Ealier in the summer I occasionally saw the president and his wife, toward the latter part of the afternoon, out in a barouche, on a pleasure ride through the city.

Mrs. Lincoln was dress'd in complete black, with a long crape veil. The equipage is of the plainest kind, only two horses, and they nothing extra. They pass'd me once very colse, and I saw the president in the face fully, as they were moving slowly, and his look, though abstracted, happen'd to be directed steadily in my eye. He bow'd and smiled, but far beneath his smile I noticed well the exprission I have alluded to. None of the artists of pictures has caught the deep, though subtle and indirect expression of this man's face. There is something else there. One of the great portrait painters of two or three centuries ago is needed.

Lincoln's Second Inaugural Address one of the finest orations of the English language, but it was not a day of great celebration for the president .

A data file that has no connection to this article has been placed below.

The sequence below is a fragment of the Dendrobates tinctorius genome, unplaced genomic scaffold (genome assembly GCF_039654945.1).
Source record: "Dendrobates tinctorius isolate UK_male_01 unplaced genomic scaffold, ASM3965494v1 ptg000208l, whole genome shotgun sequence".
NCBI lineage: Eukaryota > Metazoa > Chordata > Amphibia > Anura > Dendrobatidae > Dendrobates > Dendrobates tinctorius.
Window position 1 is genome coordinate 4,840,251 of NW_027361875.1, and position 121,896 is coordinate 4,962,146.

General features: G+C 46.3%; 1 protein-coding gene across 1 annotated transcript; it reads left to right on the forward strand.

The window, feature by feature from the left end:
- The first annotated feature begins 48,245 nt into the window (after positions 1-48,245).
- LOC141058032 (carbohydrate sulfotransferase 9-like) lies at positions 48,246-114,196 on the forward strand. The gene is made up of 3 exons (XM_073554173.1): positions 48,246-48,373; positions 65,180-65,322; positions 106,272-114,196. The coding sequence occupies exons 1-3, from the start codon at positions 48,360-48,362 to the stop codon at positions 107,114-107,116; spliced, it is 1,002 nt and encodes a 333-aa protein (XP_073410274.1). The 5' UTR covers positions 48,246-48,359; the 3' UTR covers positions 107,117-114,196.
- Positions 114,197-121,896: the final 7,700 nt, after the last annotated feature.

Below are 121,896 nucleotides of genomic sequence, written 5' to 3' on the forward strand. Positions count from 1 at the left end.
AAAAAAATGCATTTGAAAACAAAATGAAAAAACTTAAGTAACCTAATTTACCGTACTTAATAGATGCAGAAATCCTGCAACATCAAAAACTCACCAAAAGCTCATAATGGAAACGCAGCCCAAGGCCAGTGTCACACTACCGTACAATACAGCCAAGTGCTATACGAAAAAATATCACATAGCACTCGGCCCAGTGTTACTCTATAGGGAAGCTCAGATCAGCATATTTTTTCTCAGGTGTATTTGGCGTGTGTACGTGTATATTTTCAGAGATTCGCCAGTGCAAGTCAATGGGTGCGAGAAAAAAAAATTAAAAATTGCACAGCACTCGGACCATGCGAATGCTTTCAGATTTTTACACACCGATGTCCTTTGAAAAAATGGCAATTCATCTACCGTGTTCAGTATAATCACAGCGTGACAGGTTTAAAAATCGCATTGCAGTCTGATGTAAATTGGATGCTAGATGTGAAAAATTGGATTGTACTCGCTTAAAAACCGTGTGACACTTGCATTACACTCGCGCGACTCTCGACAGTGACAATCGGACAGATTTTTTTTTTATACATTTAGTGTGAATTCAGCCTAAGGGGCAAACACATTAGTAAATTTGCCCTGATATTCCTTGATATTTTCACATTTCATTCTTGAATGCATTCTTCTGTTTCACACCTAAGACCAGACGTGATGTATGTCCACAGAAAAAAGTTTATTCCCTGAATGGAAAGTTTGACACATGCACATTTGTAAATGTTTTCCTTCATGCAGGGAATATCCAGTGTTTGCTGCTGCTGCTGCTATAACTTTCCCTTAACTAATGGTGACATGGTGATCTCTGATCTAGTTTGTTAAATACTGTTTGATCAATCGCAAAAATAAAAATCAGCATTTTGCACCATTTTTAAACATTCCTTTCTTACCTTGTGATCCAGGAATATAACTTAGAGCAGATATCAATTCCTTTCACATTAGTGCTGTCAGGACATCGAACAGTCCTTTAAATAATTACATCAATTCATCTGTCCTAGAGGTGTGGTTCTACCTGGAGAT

MARCH 4 -- The President very quietly rode down to the capitol in his own carriage, by himself, on a sharp trot, about noon, either because he wish'd to be on hand to sign bills, or to get rid of marching in line with the absurd procession, the muslin temple of liberty, and pasteboard monitor.

I saw him on his return, at 3 o'clock, after the performance was over. He was in his plain two-horse barouche, and look'd evry much worn and tired; the lines, indeed, of vast responsibilities, intricate questions, and demands of life and death, cut deeper than ever upon his dark brown face; yet all the old goodness, tenderness, sadness, and canny shrewdness, underneath the furrows. (I never see that man without feeling that he is one to become personally attach'd to, for his combination of purest, heartiest tenderness, and native western form of manliness.) By his side sat his little boy, of 10 years.